Vick beats, aggravates Panthers
Regardless of whether the league is overly protective of Michael Vick, the QB has Carolina's number.
CHARLOTTE, N.C. -- In the NBA, there were the Michael Jordan Rules. The Carolina Panthers believe the NFL has a different set of rules regarding Michael Vick. They believe the league is out to protect him.
"As a defensive player, do I think he's overprotected?" Panthers defensive tackle Brentson Buckner said. "Yes. We are are out there getting cut left and right. But that's what this NFL is all about. The NFL wants touchdowns. They want their exciting players to be successful. They are not going to let you touch him."
Maybe there are Michael Vick Rules, but let's say this right now, against the Panthers, Michael Vick rules. He's 4-0 against them following Sunday's 27-10 domination at Bank of America Stadium. In three quarters, the Panthers had three personal foul penalties against Vick. Emotions became so hot that after Panthers linebacker Brandon Short drew a personal foul penalty for hitting Vick, the emotional quarterback responded with a head butt of his own.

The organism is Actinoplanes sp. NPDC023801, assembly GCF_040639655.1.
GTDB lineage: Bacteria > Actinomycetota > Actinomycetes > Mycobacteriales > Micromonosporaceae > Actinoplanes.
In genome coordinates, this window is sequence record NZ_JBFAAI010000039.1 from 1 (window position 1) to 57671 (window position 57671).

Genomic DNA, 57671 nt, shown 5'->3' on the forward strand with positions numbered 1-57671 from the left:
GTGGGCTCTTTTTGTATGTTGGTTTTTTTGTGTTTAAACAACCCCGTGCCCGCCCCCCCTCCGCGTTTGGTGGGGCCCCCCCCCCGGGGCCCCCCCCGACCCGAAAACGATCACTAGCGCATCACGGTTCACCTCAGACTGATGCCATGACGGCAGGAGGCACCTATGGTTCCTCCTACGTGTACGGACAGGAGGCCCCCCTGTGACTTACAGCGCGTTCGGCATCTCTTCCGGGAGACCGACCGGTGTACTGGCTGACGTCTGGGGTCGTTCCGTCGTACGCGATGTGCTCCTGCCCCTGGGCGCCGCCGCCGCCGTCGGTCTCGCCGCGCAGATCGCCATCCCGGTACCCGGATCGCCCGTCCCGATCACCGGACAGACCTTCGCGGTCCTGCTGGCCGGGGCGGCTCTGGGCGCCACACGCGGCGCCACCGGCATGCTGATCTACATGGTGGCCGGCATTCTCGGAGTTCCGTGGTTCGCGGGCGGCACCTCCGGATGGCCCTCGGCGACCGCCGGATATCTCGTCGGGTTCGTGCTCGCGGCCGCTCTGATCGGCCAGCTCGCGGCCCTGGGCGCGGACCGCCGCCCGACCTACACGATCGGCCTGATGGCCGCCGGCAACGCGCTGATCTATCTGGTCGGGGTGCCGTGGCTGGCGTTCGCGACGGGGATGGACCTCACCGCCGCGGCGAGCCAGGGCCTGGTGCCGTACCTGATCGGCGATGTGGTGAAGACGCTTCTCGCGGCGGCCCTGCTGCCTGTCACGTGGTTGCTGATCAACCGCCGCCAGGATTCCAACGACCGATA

That headbutt drew a Bernie Kukar penalty flag and each player on each side grabbed an opponent in what looked almost to be the beginnings of a hockey fight. Panthers players and fans waited eagerly as Kukar and crew tried to sort out the mess. They hoped for a Vick ejection. Instead, they got more Vick dejection.
Vick bounced back from the feistiness to control the clock and dominate the rest of the game. While the Panthers defense remains one of the best in football, Vick is in their heads. Jerry Richardson may have the ownership of this one-time expansion team by bringing NFL football to Charlotte, but for the time being, Vick owns the Panthers, and now, with a 4-0 start, they may own the NFC South.
"That's just the competitiveness on both sides," Vick said. "There's going to be jabbing and guys out there mouthing. It's just part of the game. It's something that doesn't' happen all of the time I'm pretty sure. They don't have that all the time and it's something I won't get into all the time. I definitely don't invite it. All of that (is) provoked."
The Panthers-Falcons battle is growing into a pretty good rivalry even though it's one-sided in favor of Vick at the moment. While the Panthers defense drives most opponents crazy, Vick tends to do the driving on them.